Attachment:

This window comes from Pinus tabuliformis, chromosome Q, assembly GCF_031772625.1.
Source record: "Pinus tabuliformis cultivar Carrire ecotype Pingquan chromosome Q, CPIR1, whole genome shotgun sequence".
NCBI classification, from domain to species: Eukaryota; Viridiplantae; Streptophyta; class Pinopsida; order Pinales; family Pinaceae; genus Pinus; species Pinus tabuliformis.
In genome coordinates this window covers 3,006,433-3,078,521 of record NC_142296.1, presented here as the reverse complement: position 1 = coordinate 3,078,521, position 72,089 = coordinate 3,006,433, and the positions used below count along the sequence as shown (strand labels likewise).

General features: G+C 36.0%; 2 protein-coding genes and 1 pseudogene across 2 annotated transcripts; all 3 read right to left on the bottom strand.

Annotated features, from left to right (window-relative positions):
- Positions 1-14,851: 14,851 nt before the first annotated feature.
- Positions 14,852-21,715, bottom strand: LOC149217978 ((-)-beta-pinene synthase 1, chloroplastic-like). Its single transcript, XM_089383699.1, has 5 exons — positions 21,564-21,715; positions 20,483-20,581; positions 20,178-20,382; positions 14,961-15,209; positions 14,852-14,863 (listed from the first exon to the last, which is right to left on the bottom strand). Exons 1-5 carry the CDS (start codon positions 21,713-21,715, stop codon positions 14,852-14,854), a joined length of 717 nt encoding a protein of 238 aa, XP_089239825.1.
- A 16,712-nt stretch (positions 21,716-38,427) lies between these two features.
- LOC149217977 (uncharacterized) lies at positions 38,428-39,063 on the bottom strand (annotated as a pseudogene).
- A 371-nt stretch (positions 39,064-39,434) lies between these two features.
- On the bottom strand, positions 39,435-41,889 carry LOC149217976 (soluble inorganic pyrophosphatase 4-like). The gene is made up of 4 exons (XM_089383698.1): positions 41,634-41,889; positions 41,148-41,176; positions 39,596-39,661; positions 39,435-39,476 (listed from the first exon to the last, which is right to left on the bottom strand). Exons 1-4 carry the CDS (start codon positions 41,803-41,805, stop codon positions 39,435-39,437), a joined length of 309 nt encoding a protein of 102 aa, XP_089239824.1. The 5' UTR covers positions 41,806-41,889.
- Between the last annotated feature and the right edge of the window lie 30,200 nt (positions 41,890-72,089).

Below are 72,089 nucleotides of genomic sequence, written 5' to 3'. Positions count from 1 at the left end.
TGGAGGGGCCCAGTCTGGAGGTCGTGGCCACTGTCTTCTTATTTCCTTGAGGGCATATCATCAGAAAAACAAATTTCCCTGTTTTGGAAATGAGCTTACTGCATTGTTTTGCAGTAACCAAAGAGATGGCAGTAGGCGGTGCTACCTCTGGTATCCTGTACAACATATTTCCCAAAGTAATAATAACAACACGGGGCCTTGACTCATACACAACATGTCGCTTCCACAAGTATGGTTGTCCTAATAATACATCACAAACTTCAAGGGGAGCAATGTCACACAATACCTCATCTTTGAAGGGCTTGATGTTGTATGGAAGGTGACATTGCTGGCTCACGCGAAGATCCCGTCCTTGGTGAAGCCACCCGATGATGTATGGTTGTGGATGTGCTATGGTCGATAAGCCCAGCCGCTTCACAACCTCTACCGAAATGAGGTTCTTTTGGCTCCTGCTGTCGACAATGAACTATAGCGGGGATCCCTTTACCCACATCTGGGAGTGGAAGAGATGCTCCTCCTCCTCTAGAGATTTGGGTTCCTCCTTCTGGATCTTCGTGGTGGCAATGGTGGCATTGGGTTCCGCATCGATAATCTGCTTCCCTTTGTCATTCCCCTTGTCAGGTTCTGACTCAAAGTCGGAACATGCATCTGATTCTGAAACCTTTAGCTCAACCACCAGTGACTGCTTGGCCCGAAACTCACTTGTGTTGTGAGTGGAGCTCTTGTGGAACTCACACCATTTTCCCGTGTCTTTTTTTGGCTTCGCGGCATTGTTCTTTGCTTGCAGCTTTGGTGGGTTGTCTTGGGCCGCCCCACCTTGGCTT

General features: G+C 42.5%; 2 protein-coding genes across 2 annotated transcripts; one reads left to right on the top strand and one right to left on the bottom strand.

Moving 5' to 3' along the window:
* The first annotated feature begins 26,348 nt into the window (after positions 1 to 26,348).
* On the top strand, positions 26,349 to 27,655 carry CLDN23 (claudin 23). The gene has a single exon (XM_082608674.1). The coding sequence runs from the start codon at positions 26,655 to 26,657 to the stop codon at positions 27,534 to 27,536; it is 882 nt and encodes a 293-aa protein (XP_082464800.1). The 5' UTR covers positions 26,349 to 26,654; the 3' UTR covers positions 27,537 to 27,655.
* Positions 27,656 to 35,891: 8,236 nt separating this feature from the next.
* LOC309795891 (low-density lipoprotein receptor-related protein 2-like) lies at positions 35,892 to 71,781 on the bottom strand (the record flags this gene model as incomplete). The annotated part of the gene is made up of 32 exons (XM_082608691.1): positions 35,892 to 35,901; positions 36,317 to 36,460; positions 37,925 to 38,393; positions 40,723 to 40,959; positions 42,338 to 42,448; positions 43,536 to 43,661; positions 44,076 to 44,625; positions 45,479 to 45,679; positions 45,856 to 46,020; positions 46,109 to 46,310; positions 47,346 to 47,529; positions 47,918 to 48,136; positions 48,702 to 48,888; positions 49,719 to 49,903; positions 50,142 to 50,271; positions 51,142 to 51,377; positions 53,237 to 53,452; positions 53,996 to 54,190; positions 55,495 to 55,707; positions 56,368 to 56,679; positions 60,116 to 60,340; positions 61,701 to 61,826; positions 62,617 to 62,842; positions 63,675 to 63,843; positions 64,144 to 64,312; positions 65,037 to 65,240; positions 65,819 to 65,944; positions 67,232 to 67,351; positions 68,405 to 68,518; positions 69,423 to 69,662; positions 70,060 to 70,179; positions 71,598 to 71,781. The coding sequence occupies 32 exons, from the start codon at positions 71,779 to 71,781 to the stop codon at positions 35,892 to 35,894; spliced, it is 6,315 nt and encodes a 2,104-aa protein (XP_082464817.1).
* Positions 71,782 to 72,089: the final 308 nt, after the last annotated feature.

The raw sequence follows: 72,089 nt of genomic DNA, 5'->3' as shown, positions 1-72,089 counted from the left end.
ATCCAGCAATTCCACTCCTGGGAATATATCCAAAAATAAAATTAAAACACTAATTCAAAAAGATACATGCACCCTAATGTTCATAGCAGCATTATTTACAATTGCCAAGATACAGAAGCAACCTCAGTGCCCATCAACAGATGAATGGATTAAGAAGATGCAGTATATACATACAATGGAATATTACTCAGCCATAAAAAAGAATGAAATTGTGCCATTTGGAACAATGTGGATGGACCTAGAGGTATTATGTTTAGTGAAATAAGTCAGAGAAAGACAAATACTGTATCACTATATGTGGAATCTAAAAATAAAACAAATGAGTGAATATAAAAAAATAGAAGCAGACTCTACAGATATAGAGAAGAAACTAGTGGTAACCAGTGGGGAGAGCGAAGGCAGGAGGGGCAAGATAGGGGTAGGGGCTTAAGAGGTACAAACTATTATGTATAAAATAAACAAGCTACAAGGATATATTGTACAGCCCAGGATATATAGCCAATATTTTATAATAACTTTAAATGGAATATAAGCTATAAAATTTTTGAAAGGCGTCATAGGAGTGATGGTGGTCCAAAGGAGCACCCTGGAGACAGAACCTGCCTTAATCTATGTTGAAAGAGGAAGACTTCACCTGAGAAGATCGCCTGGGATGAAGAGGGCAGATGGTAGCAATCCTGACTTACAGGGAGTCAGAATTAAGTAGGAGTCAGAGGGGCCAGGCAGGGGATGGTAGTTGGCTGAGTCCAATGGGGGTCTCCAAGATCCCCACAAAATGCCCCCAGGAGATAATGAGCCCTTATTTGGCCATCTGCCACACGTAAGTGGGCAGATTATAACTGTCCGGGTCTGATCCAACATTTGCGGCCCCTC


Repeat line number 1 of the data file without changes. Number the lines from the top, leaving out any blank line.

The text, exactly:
This window comes from Pinus tabuliformis, chromosome Q, assembly GCF_031772625.1.